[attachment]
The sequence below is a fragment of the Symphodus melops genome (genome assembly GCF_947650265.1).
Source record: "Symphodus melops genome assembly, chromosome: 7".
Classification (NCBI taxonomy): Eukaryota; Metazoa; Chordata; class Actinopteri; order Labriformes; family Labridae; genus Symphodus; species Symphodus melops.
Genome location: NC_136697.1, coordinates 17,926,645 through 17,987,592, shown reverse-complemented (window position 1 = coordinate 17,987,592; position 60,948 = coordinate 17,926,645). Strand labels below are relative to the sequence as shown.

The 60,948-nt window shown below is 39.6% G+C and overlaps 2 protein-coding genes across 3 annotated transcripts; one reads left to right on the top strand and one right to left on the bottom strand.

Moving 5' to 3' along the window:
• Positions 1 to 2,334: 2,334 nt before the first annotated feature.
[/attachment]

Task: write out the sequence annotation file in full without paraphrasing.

The sequence below is a fragment of the Symphodus melops genome (genome assembly GCF_947650265.1).
Source record: "Symphodus melops genome assembly, chromosome: 7".
Classification (NCBI taxonomy): Eukaryota; Metazoa; Chordata; class Actinopteri; order Labriformes; family Labridae; genus Symphodus; species Symphodus melops.
Genome location: NC_136697.1, coordinates 17,926,645 through 17,987,592, shown reverse-complemented (window position 1 = coordinate 17,987,592; position 60,948 = coordinate 17,926,645). Strand labels below are relative to the sequence as shown.

The 60,948-nt window shown below is 39.6% G+C and overlaps 2 protein-coding genes across 3 annotated transcripts; one reads left to right on the top strand and one right to left on the bottom strand.

Moving 5' to 3' along the window:
• Positions 1 to 2,334: 2,334 nt before the first annotated feature.